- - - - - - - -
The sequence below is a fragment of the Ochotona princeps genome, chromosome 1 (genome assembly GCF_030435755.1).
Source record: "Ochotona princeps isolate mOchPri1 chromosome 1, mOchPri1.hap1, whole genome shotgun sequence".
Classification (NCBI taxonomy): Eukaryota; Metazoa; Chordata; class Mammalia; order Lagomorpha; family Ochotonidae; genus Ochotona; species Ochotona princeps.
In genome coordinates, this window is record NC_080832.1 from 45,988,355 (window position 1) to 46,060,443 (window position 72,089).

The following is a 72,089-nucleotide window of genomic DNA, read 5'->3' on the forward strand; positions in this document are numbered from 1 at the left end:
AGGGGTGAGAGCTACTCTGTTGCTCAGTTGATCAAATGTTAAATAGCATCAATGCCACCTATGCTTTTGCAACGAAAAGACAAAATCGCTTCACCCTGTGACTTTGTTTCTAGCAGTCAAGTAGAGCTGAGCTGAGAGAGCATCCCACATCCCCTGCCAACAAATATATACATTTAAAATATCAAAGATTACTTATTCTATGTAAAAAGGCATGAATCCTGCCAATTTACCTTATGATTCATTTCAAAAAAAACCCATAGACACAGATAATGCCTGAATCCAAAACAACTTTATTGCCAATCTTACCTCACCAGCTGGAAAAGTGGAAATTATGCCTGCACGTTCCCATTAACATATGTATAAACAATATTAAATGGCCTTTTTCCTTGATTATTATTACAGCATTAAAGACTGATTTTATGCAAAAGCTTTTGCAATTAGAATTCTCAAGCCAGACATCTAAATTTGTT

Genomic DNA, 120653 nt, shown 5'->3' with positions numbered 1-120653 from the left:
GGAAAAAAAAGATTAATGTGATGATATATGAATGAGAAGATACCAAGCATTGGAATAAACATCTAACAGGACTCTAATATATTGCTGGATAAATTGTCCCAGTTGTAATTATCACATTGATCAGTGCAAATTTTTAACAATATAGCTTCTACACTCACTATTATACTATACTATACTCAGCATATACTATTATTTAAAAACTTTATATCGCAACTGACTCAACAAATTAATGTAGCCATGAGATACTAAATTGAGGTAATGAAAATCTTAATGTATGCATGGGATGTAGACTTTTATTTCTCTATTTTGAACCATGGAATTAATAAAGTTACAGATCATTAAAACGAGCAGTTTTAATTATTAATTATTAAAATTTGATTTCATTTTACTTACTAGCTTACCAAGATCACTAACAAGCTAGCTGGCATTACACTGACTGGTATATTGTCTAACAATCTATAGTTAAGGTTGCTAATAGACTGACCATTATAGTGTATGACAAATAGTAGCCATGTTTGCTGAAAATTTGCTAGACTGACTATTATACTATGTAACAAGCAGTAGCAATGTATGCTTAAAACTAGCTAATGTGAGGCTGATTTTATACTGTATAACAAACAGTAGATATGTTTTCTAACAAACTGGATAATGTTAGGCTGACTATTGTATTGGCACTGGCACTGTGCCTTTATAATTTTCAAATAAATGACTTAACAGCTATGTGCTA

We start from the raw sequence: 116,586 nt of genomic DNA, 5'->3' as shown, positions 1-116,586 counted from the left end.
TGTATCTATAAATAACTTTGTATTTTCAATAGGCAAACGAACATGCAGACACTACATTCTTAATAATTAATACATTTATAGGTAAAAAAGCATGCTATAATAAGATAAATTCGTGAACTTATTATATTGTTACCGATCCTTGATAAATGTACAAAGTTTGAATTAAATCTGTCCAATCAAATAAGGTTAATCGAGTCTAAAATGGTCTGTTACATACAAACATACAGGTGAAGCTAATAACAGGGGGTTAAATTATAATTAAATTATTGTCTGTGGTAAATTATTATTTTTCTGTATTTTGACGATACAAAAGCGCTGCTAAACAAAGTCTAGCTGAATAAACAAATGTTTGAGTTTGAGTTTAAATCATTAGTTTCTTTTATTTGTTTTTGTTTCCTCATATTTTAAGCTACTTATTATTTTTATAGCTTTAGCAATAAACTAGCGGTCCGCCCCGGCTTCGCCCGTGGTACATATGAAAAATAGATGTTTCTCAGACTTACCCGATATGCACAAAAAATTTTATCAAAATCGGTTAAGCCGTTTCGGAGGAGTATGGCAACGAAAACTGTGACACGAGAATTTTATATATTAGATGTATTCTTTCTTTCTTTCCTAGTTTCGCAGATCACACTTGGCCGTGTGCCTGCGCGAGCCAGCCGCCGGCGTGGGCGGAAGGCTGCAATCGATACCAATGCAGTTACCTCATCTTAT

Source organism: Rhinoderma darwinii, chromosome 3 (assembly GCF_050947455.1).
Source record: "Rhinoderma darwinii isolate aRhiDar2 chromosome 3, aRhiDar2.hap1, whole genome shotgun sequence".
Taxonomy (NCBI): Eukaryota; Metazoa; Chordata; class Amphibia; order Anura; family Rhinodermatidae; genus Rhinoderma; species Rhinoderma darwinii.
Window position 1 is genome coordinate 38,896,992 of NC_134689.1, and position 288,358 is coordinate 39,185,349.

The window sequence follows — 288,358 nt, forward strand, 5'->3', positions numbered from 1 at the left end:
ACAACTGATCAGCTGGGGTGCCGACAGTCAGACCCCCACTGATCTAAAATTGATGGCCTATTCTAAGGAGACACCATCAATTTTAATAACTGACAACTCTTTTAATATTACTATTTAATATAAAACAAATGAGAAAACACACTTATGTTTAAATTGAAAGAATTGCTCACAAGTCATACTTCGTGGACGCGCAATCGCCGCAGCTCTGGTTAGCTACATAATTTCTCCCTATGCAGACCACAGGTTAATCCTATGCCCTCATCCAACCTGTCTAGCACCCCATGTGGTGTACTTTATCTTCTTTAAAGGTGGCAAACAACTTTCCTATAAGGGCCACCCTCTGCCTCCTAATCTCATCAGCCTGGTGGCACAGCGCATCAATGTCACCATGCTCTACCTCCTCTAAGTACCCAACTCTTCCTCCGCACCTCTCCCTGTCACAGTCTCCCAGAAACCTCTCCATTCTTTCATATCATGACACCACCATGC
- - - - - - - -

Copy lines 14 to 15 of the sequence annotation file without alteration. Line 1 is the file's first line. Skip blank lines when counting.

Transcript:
Window position 1 is genome coordinate 38,896,992 of NC_134689.1, and position 288,358 is coordinate 39,185,349.

The window sequence follows — 288,358 nt, forward strand, 5'->3', positions numbered from 1 at the left end: